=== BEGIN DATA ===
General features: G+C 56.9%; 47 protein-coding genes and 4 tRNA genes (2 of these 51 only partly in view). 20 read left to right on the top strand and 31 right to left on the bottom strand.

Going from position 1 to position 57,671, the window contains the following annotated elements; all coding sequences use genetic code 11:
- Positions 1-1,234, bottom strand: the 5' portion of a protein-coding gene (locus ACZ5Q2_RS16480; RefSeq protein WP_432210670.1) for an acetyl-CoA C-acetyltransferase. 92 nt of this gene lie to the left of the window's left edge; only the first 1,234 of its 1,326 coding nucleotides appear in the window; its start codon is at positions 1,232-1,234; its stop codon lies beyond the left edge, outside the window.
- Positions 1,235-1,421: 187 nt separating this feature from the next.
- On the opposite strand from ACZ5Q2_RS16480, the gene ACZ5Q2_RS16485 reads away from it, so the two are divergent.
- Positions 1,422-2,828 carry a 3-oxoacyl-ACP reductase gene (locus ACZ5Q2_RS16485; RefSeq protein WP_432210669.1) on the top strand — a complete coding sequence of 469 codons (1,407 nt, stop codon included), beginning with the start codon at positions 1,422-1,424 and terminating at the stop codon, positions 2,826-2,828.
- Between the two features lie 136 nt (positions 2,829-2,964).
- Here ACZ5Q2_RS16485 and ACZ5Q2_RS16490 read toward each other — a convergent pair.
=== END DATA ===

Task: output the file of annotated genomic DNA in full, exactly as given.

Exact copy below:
General features: G+C 56.9%; 47 protein-coding genes and 4 tRNA genes (2 of these 51 only partly in view). 20 read left to right on the top strand and 31 right to left on the bottom strand.

Going from position 1 to position 57,671, the window contains the following annotated elements; all coding sequences use genetic code 11:
- Positions 1-1,234, bottom strand: the 5' portion of a protein-coding gene (locus ACZ5Q2_RS16480; RefSeq protein WP_432210670.1) for an acetyl-CoA C-acetyltransferase. 92 nt of this gene lie to the left of the window's left edge; only the first 1,234 of its 1,326 coding nucleotides appear in the window; its start codon is at positions 1,232-1,234; its stop codon lies beyond the left edge, outside the window.
- Positions 1,235-1,421: 187 nt separating this feature from the next.
- On the opposite strand from ACZ5Q2_RS16480, the gene ACZ5Q2_RS16485 reads away from it, so the two are divergent.
- Positions 1,422-2,828 carry a 3-oxoacyl-ACP reductase gene (locus ACZ5Q2_RS16485; RefSeq protein WP_432210669.1) on the top strand — a complete coding sequence of 469 codons (1,407 nt, stop codon included), beginning with the start codon at positions 1,422-1,424 and terminating at the stop codon, positions 2,826-2,828.
- Between the two features lie 136 nt (positions 2,829-2,964).
- Here ACZ5Q2_RS16485 and ACZ5Q2_RS16490 read toward each other — a convergent pair.